With He init, however, ELU performs slightly *better* (albeit really slightly!) than ReLU in terms of loss. What’s more, the steep increase towards the 25th epoch is gone, possibly showing the benefit of He init when using ELU.

```
Test loss for Keras ReLU CNN: 0.03047580350333262 / Test accuracy: 0.9918000102043152
Test loss for Keras ELU CNN: 0.029303575038436554 / Test accuracy: 0.9922000169754028
```

### ReLU & ELU, He init, 250 epochs

These are the results when training the model with ReLU and ELU activations, with He init, for 250 epochs, with Dropout increased to 0.5 (from 0.25) to avoid overfitting:

```
Test loss for Keras ReLU CNN: 0.042991068468006335 / Test accuracy: 0.9923999905586243
Test loss for Keras ELU CNN: 0.08624260328077216 / Test accuracy: 0.9908999800682068
```

The results are both positive and negative. Yes, we do observe in line with the authors that ELU results in faster convergence and hence a sped-up training process, but we *also* observe that overfitting occurs faster when ConvNets are trained with ELU. Hence, when considering ELU, you may wish to use EarlyStopping with ModelCheckpointing in parallel to stop at precisely the correct point.

### Interpretation

He init is necessary when using ELU, that’s clear. Even then, for smaller models, it converges to values that are close to ReLU.

This made me think: **the fact that ELU performs less powerful here, does not mean that ELU is useless.** On the contrary:

- It may still benefit you when training deeper networks.
- When training for 250 epochs, the suggested speedier convergence is indeed observed, but we also note that ELU results in stronger overfitting.
- It may be the case that a particular setting is hampering learning. Perhaps, it’s the Dropout from the architecture, which was not present in Clevert et al. (2015)? Who knows. Additional research is required into this.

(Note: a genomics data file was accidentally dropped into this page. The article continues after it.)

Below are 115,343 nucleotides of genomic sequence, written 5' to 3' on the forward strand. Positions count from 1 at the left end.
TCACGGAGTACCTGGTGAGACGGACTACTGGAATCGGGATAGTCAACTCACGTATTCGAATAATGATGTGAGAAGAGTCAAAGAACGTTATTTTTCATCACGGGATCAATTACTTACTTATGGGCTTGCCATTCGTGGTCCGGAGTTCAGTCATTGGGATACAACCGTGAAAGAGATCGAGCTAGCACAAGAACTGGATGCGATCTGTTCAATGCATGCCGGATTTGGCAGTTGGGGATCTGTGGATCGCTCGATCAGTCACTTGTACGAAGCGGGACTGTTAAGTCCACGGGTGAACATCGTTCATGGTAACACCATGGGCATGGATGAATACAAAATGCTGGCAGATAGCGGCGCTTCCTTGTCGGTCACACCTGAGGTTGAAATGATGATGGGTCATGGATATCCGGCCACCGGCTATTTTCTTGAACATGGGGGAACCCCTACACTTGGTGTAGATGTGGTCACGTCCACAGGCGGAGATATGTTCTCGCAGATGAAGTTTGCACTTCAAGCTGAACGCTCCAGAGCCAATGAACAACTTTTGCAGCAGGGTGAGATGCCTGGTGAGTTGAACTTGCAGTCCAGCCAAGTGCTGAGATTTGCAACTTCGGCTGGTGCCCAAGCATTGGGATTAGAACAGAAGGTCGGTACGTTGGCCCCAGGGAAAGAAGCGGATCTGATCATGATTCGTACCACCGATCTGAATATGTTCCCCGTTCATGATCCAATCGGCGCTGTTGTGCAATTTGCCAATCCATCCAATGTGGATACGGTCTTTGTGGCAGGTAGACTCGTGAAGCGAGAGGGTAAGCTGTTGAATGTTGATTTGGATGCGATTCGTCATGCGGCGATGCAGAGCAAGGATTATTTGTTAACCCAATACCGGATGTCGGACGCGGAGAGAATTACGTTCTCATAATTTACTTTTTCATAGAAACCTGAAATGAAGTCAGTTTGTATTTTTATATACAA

- Perhaps, we find improvements if we let it train for ten times as long (i.e., 250 epochs).

Hence: consider ELU when you face dying ReLUs and wish to avoid vanishing gradients, but consider it carefully, taking proper mitigation measures.

## Summary

In this blog post, we’ve seen how Exponential Linear Units attempt to resolve both the problems of traditional activation functions (being vanishing gradients) and the problems of the newer ones trying to resolve additional problems (being dying ReLUs). Recognizing that these newer functions have nonzero mean activations, which slow down the training process, Clevert et al. (2015) have added a nonzero negative part that saturates to a particular value when activating. This, they argue, makes the activation more robust to noise.

We provided a Keras implementation of this so-called ELU activation function. How it works, can be found above. Empirically, with a small neural network with only few epochs, ELU showed similar results to traditional ReLU. When the number of epochs was increased, the speedier convergence was found, at the risk of increased overfitting. As we noted, this does not necessarily mean that ELU is not useful. You’ll just need to apply it carefully – while additional R&D is required to validate these findings further.

Thanks for reading MachineCurve today and happy engineering! π

## References

Clevert, D. A., Unterthiner, T., & Hochreiter, S. (2015). Fast and accurate deep network learning by exponential linear units (elus). *arXiv preprint arXiv:1511.07289*.

He, K., Zhang, X., Ren, S., & Sun, J. (2015). Delving Deep into Rectifiers: Surpassing Human-Level Performance on ImageNet Classification. *2015 IEEE International Conference on Computer Vision (ICCV)*. doi:10.1109/iccv.2015.123

Keras. (n.d.). Advanced Activations Layers: Exponential Linear Unit. Retrieved from https://keras.io/layers/advanced-activations/#elu